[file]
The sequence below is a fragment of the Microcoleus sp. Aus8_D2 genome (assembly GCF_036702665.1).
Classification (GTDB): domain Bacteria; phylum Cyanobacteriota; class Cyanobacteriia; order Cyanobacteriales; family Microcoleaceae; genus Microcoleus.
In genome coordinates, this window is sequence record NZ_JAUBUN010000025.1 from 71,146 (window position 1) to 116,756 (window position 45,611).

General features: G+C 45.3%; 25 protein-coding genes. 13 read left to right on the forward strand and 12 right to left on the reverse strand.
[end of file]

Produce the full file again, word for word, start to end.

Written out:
The sequence below is a fragment of the Microcoleus sp. Aus8_D2 genome (assembly GCF_036702665.1).
Classification (GTDB): domain Bacteria; phylum Cyanobacteriota; class Cyanobacteriia; order Cyanobacteriales; family Microcoleaceae; genus Microcoleus.
In genome coordinates, this window is sequence record NZ_JAUBUN010000025.1 from 71,146 (window position 1) to 116,756 (window position 45,611).

General features: G+C 45.3%; 25 protein-coding genes. 13 read left to right on the forward strand and 12 right to left on the reverse strand.